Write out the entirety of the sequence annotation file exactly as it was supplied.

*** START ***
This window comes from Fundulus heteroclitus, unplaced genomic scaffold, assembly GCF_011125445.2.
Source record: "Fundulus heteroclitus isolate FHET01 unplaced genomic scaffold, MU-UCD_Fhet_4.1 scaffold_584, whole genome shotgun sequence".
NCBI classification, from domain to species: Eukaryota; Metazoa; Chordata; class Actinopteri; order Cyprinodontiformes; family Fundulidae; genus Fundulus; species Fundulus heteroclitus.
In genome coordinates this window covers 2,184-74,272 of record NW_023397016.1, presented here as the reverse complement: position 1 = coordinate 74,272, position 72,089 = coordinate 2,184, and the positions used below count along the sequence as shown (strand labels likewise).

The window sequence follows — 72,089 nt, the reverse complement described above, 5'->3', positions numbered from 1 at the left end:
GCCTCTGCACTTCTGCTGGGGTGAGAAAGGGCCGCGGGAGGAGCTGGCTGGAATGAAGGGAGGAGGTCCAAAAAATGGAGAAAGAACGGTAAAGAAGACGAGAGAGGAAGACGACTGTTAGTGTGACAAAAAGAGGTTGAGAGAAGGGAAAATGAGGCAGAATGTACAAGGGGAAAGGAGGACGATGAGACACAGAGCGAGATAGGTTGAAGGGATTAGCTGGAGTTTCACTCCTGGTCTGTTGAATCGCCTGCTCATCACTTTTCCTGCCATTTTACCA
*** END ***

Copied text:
This window comes from Fundulus heteroclitus, unplaced genomic scaffold, assembly GCF_011125445.2.
Source record: "Fundulus heteroclitus isolate FHET01 unplaced genomic scaffold, MU-UCD_Fhet_4.1 scaffold_584, whole genome shotgun sequence".
NCBI classification, from domain to species: Eukaryota; Metazoa; Chordata; class Actinopteri; order Cyprinodontiformes; family Fundulidae; genus Fundulus; species Fundulus heteroclitus.
In genome coordinates this window covers 2,184-74,272 of record NW_023397016.1, presented here as the reverse complement: position 1 = coordinate 74,272, position 72,089 = coordinate 2,184, and the positions used below count along the sequence as shown (strand labels likewise).

The window sequence follows — 72,089 nt, the reverse complement described above, 5'->3', positions numbered from 1 at the left end:
GCCTCTGCACTTCTGCTGGGGTGAGAAAGGGCCGCGGGAGGAGCTGGCTGGAATGAAGGGAGGAGGTCCAAAAAATGGAGAAAGAACGGTAAAGAAGACGAGAGAGGAAGACGACTGTTAGTGTGACAAAAAGAGGTTGAGAGAAGGGAAAATGAGGCAGAATGTACAAGGGGAAAGGAGGACGATGAGACACAGAGCGAGATAGGTTGAAGGGATTAGCTGGAGTTTCACTCCTGGTCTGTTGAATCGCCTGCTCATCACTTTTCCTGCCATTTTACCA